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The summary below was written by the Congressional Research Service, which is a nonpartisan division of the Library of Congress, and was published on Jul 22, 2015.
Student Privacy Protection Act
Amends the Family Educational Rights and Privacy Act of 1974 (FERPA) to require educational agencies or institutions and state educational authorities to establish: (1) information security practices to protect students' education records and personally identifiable information, and (2) breach notification policies to notify parents of breaches or security violations.
Expands the definition of "education records" to include student records that are: (1) maintained electronically or digitally; (2) accessible or collected by service providers, contractors, or other parties; or (3) created by or for a state educational authority, without regard to whether the student attends a school under the jurisdiction of such state educational authority.
Allows educational agencies or institutions to disclose education records without parental consent to education service providers, contractors, or other parties to whom institutional services have been outsourced, provided that the party agrees to secure information from unauthorized access and be subject to penalties for violations.
Permits disclosure of education records without parental consent to authorized representatives of the Government Accountability Office, the Department of Education (ED), state or local educational authorities, or the Department of Justice (DOJ) for: (1) audits, evaluations, or enforcement of local, state, or federal laws; (2) audits or evaluations of locally supported, state supported, or federally supported education programs pursuant to local, state, or federal laws; or (3) enforcement of federal or state legal requirements related to such programs.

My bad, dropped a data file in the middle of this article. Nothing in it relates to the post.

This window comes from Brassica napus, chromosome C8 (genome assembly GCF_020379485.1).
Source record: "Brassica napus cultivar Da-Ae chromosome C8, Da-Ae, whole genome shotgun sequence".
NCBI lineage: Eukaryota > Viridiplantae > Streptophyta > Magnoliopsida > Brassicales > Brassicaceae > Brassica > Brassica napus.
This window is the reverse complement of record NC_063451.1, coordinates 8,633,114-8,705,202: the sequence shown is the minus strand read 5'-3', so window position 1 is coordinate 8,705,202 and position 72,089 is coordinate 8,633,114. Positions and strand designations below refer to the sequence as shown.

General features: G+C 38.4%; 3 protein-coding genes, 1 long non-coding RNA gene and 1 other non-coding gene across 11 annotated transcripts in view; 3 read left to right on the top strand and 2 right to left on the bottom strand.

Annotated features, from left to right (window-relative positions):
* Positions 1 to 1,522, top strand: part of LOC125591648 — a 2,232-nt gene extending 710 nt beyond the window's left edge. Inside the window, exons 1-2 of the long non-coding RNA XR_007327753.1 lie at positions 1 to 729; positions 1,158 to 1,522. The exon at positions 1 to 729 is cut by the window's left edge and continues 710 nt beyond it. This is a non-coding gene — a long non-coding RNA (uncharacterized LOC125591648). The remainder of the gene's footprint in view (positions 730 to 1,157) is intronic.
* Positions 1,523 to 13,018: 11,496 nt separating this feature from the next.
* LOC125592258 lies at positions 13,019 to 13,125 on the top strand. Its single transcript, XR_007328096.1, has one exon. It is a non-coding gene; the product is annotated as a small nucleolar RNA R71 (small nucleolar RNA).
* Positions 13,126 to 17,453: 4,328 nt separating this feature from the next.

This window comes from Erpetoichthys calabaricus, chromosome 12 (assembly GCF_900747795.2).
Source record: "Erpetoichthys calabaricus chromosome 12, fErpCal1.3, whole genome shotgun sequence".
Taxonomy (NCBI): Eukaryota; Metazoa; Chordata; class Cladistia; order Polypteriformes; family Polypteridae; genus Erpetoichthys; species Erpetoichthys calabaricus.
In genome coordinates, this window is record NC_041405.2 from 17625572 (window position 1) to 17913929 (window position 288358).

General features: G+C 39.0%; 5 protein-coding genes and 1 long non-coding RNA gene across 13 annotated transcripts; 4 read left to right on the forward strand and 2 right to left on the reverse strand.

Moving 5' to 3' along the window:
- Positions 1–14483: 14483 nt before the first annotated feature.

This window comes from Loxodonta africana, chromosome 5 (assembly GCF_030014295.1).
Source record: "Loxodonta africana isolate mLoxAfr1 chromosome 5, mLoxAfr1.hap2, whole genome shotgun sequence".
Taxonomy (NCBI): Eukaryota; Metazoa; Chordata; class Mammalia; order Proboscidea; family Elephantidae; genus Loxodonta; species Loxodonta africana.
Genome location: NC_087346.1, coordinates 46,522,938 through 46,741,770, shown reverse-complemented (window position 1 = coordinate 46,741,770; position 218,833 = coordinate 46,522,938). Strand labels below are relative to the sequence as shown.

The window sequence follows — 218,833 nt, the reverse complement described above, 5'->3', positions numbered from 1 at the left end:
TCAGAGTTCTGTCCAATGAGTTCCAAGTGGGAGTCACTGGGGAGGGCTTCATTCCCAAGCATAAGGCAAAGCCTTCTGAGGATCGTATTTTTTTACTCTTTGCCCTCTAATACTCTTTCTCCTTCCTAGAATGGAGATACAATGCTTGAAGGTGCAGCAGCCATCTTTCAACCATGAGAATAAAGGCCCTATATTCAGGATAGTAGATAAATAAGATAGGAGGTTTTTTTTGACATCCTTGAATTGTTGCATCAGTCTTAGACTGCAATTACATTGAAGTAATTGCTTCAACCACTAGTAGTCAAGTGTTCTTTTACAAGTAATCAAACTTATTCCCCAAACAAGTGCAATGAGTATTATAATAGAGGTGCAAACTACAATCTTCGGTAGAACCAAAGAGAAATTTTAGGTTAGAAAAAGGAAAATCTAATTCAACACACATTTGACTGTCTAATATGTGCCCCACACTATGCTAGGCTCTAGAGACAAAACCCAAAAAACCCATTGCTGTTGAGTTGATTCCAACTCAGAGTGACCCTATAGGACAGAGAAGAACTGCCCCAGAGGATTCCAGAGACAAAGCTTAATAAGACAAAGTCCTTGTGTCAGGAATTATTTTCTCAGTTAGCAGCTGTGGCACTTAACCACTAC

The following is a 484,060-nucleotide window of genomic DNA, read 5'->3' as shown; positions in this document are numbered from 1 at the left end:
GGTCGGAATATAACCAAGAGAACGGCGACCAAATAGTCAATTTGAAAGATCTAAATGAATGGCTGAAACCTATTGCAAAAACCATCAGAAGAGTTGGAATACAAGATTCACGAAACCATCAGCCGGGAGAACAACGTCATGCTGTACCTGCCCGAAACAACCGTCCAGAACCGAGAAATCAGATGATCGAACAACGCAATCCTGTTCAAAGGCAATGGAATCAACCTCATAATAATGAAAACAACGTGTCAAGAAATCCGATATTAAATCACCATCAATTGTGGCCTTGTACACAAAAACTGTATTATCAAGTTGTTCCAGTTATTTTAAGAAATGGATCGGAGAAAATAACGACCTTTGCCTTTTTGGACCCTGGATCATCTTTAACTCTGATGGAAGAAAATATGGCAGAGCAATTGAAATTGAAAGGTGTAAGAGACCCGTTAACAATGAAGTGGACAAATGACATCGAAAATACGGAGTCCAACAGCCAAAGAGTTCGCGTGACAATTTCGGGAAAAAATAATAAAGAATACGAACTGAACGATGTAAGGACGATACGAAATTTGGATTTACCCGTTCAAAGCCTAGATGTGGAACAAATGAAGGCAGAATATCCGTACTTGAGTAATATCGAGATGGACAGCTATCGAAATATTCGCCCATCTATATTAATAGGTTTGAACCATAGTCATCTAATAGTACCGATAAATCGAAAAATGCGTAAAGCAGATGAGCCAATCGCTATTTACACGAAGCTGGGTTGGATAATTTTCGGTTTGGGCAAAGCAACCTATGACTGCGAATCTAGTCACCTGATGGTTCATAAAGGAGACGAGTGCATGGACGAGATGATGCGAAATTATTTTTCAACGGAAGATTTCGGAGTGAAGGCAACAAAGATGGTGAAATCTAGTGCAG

Removes restrictions on disclosures to state and local authorities to whom information is specifically allowed to be reported or disclosed pursuant to a state statute regarding the juvenile justice system.
Limits the types of studies that organizations may conduct with student records disclosed without parental consent to studies used to improve academic outcomes of students attending the educational agency or institution.
Establishes conditions under which college exam developers may release information collected during or based on the administration of an exam for college admissions, placements, credits, or scholarships.
Updates existing provisions concerning disclosures of: (1) disciplinary proceedings regarding crimes of violence or nonforcible sex offenses to specify that the provisions apply to institutions of higher education, and (2) registered sex offender information to make the provisions apply to educational agencies or institutions provided information under the Adam Walsh Child Protection and Safety Act of 2006.
Prohibits information gained through access to student education records from being used to market or advertise directly to students, but allows educational agencies or institutions or state educational authorities to contract with education service providers to use student information to market, advertise, or develop services for: (1) traditional school-sanctioned commemorative activities, such as official school pictures or class rings; (2) services to improve student academic outcomes; (3) sharing educational opportunities offered by the educational agency or institution or state educational authority; or (4) activities with parental consent.
Establishes fines that ED may impose on educational agencies or institutions or state educational authorities that fail to voluntarily comply with, or that substantially violate, education record requirements under FERPA. Requires ED, for violations by other parties, to: (1) refer the matter to the Federal Trade Commission or DOJ, and (2) prohibit such information from being accessed by those parties for a period of at least 5 but not more than 12 years.
Prohibits ED or education agencies from conducting surveys or data-gathering activities unless authorized by federal law.